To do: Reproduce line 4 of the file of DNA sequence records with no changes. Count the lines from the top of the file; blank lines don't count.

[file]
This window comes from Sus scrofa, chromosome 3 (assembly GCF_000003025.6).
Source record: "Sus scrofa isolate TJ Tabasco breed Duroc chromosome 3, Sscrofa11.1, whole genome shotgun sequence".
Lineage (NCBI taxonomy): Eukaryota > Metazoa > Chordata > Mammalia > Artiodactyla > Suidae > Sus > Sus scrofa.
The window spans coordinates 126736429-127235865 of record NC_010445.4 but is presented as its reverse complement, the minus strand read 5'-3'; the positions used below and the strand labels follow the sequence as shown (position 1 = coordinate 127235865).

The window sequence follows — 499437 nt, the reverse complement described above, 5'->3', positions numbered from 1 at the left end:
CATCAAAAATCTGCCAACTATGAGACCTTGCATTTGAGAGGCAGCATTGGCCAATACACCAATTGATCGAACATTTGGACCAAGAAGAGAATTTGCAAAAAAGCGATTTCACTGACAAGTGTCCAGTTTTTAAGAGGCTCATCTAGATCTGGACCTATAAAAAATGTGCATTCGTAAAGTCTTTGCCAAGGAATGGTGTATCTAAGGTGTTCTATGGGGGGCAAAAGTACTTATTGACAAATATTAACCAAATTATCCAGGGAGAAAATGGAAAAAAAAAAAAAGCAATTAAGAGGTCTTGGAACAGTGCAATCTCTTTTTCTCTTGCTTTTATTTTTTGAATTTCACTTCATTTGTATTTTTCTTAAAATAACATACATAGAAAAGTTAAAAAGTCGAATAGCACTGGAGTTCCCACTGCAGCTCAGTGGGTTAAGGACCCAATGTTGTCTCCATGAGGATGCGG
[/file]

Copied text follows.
The window spans coordinates 126736429-127235865 of record NC_010445.4 but is presented as its reverse complement, the minus strand read 5'-3'; the positions used below and the strand labels follow the sequence as shown (position 1 = coordinate 127235865).